I eat lunch very day with our Kindergarten through fourth grades. It's a blast and everyday is hug day. This is about my adventure at that age! It's from August 9, 2011.
It was the first day of school and a good one. Our enrollment is solid, not a given in tough economic times for Christian schools. I believe we are close to six hundred students for K-12 which translates to a small but not tiny school. We have wonderful students academically, extracurricularly, socially, and most important, spiritually. I'm teaching five classes (two eighth grade and three sophomore) as well as coaching basketball. There were the normal glitches; my ceiling projector, which I have come to rely on, has a burned out bulb so I had to post assignments on the board. Can you get any more archaic than that? We had our first chapel, first lunch, first everything. It was a good first day.
One of the wonderful things about our school is that it contains such a wide variety of ages so I get to interact with both eighteen year olds and three year olds. This morning, I walked by Mrs. Semanek's kindergarten class while they were having their first water fountain/bathroom break. They were neatly and quietly lined up on the wall outside the nurse's office. As I passed by, Mrs. Semanek said,
"Coach Hawley, can you believe these children are in kindergarten? You would think they are first graders!"
Well-placed praise is always effective, even with five year olds. I readily agreed to her evaluation of the class she will mentor for the next one-hundred-eighty school days. They are blessed to have her.
As I thought about this first day of school, I was reminded of how much more exciting school was in kindergarten. I have so many vivid memories of that year at Willard School in York, Nebraska. Two years ago, Don Knipfel, one of my childhood friends and high school basketball teammates, sent me the two pictures above of Mrs. Petersen's class of which I was a proud member. In the top photo, I'm in the second row between Don (red shirt) and Rex Ellis. In the second picture, I'm in the top row, second from left, between Brad Gloystein and Scott Grosse. At five years of age, I thought Mrs. Petersen was ancient. Obviously, ancient is a term relative to the observer's age! But it was a terrific introduction to school in small town, USA. Times have changed and culture has changed but kids are still needing love and guidance from their teachers. I got that from Mrs. Petersen; our kids will receive it from Mrs. Semanek. In church and chapel, we sing, "Jesus loves the little children." If the children are blessed, their teachers love them, too.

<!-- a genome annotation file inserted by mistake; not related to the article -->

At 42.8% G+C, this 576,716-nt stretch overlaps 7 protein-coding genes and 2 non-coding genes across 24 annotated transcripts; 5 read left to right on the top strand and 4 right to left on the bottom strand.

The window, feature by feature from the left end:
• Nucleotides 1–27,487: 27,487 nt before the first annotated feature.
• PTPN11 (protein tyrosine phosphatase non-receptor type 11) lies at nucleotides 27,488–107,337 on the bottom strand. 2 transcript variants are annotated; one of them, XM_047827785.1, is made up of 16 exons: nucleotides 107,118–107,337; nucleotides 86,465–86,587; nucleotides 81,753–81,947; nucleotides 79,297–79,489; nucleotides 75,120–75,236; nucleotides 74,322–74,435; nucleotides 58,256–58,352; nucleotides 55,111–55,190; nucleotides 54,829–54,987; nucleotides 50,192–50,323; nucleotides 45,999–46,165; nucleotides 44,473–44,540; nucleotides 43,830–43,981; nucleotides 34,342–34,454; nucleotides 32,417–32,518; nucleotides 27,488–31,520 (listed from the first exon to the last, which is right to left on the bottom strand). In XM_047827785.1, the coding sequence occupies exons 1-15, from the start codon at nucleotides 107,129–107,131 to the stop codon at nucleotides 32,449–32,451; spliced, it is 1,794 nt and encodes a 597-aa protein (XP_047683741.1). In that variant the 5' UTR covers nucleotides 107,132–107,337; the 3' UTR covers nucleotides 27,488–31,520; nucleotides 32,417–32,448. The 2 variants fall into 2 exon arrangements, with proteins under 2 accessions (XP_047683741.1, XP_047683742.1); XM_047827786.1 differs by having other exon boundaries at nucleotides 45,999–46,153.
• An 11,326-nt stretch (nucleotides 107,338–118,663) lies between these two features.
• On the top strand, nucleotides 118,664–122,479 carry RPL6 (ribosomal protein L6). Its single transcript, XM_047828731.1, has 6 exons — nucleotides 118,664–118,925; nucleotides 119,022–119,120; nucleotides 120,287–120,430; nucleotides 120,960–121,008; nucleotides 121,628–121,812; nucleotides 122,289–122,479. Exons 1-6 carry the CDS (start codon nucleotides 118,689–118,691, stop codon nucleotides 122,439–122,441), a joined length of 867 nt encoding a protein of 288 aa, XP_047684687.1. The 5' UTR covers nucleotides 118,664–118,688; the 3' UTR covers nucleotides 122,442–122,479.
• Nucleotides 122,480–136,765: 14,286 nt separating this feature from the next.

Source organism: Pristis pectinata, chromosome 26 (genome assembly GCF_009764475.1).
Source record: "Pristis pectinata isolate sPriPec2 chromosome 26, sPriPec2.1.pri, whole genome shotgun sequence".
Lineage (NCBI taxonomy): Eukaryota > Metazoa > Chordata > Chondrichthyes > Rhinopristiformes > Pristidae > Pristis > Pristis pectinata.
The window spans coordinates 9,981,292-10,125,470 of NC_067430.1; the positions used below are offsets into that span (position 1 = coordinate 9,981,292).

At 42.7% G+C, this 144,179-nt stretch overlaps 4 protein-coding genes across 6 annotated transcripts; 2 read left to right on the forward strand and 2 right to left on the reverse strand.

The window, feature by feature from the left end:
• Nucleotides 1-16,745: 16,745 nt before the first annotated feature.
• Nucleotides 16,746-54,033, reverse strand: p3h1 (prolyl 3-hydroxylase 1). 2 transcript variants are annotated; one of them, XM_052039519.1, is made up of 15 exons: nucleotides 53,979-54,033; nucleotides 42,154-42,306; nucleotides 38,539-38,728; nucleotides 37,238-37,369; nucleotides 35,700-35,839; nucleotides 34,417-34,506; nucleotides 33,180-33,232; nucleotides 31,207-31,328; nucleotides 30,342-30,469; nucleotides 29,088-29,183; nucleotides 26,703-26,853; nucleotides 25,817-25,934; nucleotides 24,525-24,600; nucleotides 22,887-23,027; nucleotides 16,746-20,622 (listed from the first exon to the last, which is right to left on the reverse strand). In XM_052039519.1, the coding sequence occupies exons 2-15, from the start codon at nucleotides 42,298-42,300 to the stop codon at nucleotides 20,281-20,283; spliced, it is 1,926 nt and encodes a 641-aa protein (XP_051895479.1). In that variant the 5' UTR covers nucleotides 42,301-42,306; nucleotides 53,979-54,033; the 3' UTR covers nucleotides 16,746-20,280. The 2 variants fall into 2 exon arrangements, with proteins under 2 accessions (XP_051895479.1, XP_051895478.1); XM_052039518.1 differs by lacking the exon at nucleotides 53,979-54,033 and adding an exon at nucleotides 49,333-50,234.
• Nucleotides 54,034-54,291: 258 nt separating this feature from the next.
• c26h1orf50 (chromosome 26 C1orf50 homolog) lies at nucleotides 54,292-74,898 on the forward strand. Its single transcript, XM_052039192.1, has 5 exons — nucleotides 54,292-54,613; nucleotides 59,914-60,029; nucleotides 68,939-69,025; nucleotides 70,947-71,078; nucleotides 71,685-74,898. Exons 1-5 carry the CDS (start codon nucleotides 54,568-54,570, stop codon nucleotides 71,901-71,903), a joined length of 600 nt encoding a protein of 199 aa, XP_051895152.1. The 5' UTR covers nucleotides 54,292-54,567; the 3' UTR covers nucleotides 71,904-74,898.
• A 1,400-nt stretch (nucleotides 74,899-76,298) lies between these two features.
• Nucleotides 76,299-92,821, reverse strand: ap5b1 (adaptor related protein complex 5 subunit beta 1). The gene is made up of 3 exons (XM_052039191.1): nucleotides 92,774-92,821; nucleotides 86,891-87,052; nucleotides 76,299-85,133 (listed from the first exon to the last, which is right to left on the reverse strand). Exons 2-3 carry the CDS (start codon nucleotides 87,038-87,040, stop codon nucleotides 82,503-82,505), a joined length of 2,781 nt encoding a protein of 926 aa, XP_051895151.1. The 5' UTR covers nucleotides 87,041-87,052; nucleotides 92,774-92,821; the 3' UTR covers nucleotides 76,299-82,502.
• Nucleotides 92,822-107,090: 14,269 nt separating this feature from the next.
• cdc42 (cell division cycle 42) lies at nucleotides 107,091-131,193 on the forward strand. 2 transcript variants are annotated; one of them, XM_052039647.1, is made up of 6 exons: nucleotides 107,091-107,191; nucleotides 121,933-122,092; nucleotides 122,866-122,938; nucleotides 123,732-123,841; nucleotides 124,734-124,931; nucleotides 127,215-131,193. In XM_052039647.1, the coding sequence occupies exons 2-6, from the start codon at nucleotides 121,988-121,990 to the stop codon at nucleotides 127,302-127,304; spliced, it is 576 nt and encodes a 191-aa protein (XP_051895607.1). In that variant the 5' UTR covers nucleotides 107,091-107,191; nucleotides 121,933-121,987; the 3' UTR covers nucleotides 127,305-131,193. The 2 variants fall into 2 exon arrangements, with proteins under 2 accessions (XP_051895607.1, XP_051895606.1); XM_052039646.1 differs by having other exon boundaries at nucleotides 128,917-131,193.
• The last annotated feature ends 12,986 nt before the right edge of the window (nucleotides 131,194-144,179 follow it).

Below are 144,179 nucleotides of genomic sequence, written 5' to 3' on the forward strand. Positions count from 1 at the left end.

"I learned that you should feel when writing, not like Lord Byron on a mountain top, but like child stringing beads in kindergarten, - happy, absorbed and quietly putting one bead on after another."
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